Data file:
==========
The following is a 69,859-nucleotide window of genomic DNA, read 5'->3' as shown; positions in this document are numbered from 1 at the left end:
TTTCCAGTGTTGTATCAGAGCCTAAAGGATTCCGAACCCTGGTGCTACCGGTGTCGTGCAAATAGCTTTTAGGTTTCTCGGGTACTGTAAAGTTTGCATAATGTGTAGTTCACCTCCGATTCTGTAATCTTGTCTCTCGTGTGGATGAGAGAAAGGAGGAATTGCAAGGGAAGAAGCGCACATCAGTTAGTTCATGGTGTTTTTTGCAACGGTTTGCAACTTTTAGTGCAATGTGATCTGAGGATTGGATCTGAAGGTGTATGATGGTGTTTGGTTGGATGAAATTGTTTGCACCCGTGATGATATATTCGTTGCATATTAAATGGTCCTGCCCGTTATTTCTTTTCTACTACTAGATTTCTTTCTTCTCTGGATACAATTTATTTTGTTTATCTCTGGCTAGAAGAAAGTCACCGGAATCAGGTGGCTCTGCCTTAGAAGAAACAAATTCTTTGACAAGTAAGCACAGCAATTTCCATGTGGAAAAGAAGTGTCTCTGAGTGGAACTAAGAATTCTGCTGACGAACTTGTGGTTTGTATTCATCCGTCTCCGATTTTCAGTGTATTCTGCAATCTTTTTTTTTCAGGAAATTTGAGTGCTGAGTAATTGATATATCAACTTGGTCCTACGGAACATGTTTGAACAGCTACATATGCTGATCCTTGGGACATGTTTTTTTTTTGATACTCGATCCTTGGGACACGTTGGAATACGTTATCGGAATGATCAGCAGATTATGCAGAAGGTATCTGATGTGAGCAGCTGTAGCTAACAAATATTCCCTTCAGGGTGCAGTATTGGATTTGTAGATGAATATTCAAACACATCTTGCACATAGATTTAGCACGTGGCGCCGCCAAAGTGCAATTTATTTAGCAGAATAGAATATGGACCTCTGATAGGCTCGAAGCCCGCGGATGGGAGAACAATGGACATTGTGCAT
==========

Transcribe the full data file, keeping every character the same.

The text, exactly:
The following is a 69,859-nucleotide window of genomic DNA, read 5'->3' as shown; positions in this document are numbered from 1 at the left end:
TTTCCAGTGTTGTATCAGAGCCTAAAGGATTCCGAACCCTGGTGCTACCGGTGTCGTGCAAATAGCTTTTAGGTTTCTCGGGTACTGTAAAGTTTGCATAATGTGTAGTTCACCTCCGATTCTGTAATCTTGTCTCTCGTGTGGATGAGAGAAAGGAGGAATTGCAAGGGAAGAAGCGCACATCAGTTAGTTCATGGTGTTTTTTGCAACGGTTTGCAACTTTTAGTGCAATGTGATCTGAGGATTGGATCTGAAGGTGTATGATGGTGTTTGGTTGGATGAAATTGTTTGCACCCGTGATGATATATTCGTTGCATATTAAATGGTCCTGCCCGTTATTTCTTTTCTACTACTAGATTTCTTTCTTCTCTGGATACAATTTATTTTGTTTATCTCTGGCTAGAAGAAAGTCACCGGAATCAGGTGGCTCTGCCTTAGAAGAAACAAATTCTTTGACAAGTAAGCACAGCAATTTCCATGTGGAAAAGAAGTGTCTCTGAGTGGAACTAAGAATTCTGCTGACGAACTTGTGGTTTGTATTCATCCGTCTCCGATTTTCAGTGTATTCTGCAATCTTTTTTTTTCAGGAAATTTGAGTGCTGAGTAATTGATATATCAACTTGGTCCTACGGAACATGTTTGAACAGCTACATATGCTGATCCTTGGGACATGTTTTTTTTTTGATACTCGATCCTTGGGACACGTTGGAATACGTTATCGGAATGATCAGCAGATTATGCAGAAGGTATCTGATGTGAGCAGCTGTAGCTAACAAATATTCCCTTCAGGGTGCAGTATTGGATTTGTAGATGAATATTCAAACACATCTTGCACATAGATTTAGCACGTGGCGCCGCCAAAGTGCAATTTATTTAGCAGAATAGAATATGGACCTCTGATAGGCTCGAAGCCCGCGGATGGGAGAACAATGGACATTGTGCAT